We normally have enough party platters in stock, but we appreciate the heads-up the day before if you know you’ll be loading up so we can prepare. We don’t mind making extra, but we hate telling customers we’re sold out because one person wiped out our stock.
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"When others were raising their chicken prices from $4.99 to $5.99, we were willing to eat, if you will, $30 to $40 million a year in gross margin by keeping it at $4.99," CFO Richard Galanti said in a 2015 earnings call, referring to a hit the retailer took after a bird-flu outbreak pushed prices higher, according to the Seattle Times. "That's what we do for a living."
But this is neither a bad business decision nor a selfless act of kindness for its customers.
Costco's entire business strategy is built around buying in bulk, which isn't typically conducive to frequent store visits. To combat this, the retailer uses lower-priced products to drive foot traffic to stores. Its cheap gas and food court are other examples of this.
Once in the store, these customers are more likely to be drawn into purchasing other products that they otherwise wouldn't have. And it's not just Costco — other stores also use this tactic with rotisserie chickens.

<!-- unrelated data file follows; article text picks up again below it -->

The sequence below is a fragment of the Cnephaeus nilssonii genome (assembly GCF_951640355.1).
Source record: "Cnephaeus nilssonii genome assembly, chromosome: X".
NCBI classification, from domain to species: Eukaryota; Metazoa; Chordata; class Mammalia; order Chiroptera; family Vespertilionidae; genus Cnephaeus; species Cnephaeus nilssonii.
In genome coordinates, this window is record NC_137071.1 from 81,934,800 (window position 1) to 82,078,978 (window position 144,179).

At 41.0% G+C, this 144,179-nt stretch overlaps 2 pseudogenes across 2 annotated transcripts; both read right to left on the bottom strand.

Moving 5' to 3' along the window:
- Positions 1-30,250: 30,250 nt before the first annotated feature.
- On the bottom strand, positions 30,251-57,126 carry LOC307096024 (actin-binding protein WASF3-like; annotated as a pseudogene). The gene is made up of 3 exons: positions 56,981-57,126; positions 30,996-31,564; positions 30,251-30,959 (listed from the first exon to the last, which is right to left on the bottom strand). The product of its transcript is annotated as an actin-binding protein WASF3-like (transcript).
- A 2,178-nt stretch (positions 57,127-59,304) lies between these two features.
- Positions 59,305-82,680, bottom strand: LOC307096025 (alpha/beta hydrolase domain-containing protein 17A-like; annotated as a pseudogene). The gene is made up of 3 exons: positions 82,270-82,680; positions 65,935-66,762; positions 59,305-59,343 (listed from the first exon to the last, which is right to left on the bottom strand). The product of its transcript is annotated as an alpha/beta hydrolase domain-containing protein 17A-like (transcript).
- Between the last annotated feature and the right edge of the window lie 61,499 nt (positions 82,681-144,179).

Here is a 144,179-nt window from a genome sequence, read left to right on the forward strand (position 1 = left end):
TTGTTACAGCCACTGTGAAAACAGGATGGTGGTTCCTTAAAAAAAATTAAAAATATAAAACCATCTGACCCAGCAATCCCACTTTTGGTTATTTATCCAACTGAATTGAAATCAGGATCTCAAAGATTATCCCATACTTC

"If they get a chicken, a salad, and maybe they pick up a bottle of wine — now we're really talking," Don Fitzgerald, vice president of merchandising at Mariano's, a Chicago grocery chain that Kroger bought in 2015, told The Wall Street Journal.
Costco has since invested in other ways to save money while preparing its chickens, including buying larger, more efficient ovens and cutting costs with containers that use less plastic, The Journal reported. It's also building its own $300 million chicken-processing plant in Nebraska, which is expected to provide two million chickens per week for Costco and will likely bring supplier costs down.
The retailer is just as stubborn with its chickens as it is with its $1.50 hot dog and soda deal, which hasn't changed in price since it was introduced in 1985.
In the 2009 edition of Costco Connection, David Fuller, the assistant vice president of publishing, explained why, writing that Costco wanted to prove that "a business can operate on a fair markup and still pay all of its bills."
He continued: "Holding a price that steady for that long sends a clear message about what is possible when you decide to operate your business model on a 'cost-plus' basis instead of a 'what the market will bear' basis."